Louis-Philippe Hébert (27 January 1850, Sainte-Sophie-d’Halifax, Québec – 13 June 1917, Westmount, Québec) received training in the Quebec tradition of sculpting in wood passed down from the eighteenth century. He quickly turned toward the complex techniques of bronze casting that he discovered during his frequent visits to Paris. An elegant and conscientious artist, Hébert was able to assimilate the essentials of this method. With his majestic artworks, he marked a fundamental step forward in the art of sculpting in Québec, which also brought the province across the threshold of modernity.
At the time when a national competition and public subscription were launched for execution of a monument to Edward VII, Phillips Square was the obvious site for installation of the artwork: in the heart of the fast-growing mercantile city, this public space, unlike Dominion and Victoria squares, did not have a monument.
The monument rises from a sectioned square base placed at the centre of a two-level terrace composed of an area of lawn and a granite promenade. The pedestal has three sections: a stepped base on which have been placed two statuary groups and two sculptures of individuals; a central column bearing inscriptions on its north and south faces; and a top part, stepped and set back, topped by a platform on which the statue of Edward VII is placed.
The statue illustrates the king’s royal functions: the pose, the clothing, and the objects. Very straight and dignified in his ample ermine-lined coat, he holds the sceptre. The imperial crown sits on a cushion beside him. Although larger than life, the person is portrayed very accurately. However, to describe the Peacemaker’s vision and actions, Hébert used allegories.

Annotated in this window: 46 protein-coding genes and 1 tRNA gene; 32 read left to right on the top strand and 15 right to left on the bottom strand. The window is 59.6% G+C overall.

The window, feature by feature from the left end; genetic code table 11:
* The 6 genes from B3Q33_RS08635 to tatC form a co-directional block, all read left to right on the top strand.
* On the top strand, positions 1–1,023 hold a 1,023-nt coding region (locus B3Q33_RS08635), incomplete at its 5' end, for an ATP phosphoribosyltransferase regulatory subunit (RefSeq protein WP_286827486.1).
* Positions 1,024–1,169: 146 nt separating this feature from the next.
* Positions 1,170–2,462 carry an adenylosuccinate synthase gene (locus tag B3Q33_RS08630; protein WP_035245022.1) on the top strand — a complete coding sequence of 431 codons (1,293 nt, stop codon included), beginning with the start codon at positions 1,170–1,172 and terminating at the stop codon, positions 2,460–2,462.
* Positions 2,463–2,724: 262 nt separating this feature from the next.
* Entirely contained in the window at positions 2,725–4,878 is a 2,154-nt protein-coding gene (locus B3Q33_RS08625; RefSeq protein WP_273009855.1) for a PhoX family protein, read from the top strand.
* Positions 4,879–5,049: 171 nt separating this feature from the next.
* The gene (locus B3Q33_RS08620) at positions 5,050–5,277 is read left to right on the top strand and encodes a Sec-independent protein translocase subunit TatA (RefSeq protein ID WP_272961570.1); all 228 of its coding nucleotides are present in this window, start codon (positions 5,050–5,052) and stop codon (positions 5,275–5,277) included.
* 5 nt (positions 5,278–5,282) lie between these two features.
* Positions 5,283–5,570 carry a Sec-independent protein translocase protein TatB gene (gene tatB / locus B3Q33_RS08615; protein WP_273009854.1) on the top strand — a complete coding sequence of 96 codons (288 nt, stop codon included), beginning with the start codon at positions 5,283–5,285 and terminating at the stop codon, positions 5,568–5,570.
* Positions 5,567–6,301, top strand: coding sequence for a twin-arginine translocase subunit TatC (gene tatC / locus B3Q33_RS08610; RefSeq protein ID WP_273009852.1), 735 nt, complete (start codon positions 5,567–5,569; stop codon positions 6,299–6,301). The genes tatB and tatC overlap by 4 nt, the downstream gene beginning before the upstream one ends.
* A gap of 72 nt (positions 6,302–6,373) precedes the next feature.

In a borrowing from classic Greek tradition, armed peace is personified, on the north side, by a seated woman holding up an olive branch, her sword across her knees and half hidden under the folds of her garment. Her left hand holds a shield – the shield of life – adorned with the figure of a child carrying a platter laden with fruit and an oak branch.
On the east side, the prosperity grouping illustrates the king’s main interests: industry, trade, agriculture, and education, which lead to prosperity. The central female figure, with her horn of plenty, represents trade; the other female figure, a peasant leaning over a wheat sprout, agriculture. The male figure, wearing a worker’s apron and leaning on the handle of his tool, represents industry; the child, sitting cross-legged and absorbed in a book, education.
On the west side, the group representing goodwill between peoples – the only Canadian facet of the composition – includes the four predominant European nations that composed the population of Canada: French, English, Scottish, and Irish.
On the south side, having just broken out of his chains and contemplating the broken links that he brandishes in his right hand, the “genius of freedom” figure symbolizes the first sovereign act accomplished by Edward VII. When he was crowned, he modified the archaic vow to persecute the Catholic religion that the king of England was required to take.
Edward VII was Hébert’s last monumental work and marked the apotheosis of the genre.